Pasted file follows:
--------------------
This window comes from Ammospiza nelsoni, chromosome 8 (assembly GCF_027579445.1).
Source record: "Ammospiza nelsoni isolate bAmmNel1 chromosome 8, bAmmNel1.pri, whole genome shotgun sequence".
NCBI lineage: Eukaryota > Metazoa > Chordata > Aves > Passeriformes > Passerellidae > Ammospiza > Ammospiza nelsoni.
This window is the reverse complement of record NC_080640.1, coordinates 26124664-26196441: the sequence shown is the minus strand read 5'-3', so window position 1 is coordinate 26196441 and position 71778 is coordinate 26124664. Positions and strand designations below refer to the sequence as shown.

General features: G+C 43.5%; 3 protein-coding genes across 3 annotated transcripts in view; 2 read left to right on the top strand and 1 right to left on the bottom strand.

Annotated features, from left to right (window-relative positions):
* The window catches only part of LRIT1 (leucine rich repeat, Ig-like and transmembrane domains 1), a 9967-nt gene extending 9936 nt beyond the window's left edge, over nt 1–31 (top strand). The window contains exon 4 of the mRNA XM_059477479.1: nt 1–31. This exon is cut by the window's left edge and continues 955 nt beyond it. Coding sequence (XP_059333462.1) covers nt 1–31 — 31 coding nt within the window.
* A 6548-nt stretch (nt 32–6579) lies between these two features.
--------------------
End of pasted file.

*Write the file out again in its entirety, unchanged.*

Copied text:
This window comes from Ammospiza nelsoni, chromosome 8 (assembly GCF_027579445.1).
Source record: "Ammospiza nelsoni isolate bAmmNel1 chromosome 8, bAmmNel1.pri, whole genome shotgun sequence".
NCBI lineage: Eukaryota > Metazoa > Chordata > Aves > Passeriformes > Passerellidae > Ammospiza > Ammospiza nelsoni.
This window is the reverse complement of record NC_080640.1, coordinates 26124664-26196441: the sequence shown is the minus strand read 5'-3', so window position 1 is coordinate 26196441 and position 71778 is coordinate 26124664. Positions and strand designations below refer to the sequence as shown.

General features: G+C 43.5%; 3 protein-coding genes across 3 annotated transcripts in view; 2 read left to right on the top strand and 1 right to left on the bottom strand.

Annotated features, from left to right (window-relative positions):
* The window catches only part of LRIT1 (leucine rich repeat, Ig-like and transmembrane domains 1), a 9967-nt gene extending 9936 nt beyond the window's left edge, over nt 1–31 (top strand). The window contains exon 4 of the mRNA XM_059477479.1: nt 1–31. This exon is cut by the window's left edge and continues 955 nt beyond it. Coding sequence (XP_059333462.1) covers nt 1–31 — 31 coding nt within the window.
* A 6548-nt stretch (nt 32–6579) lies between these two features.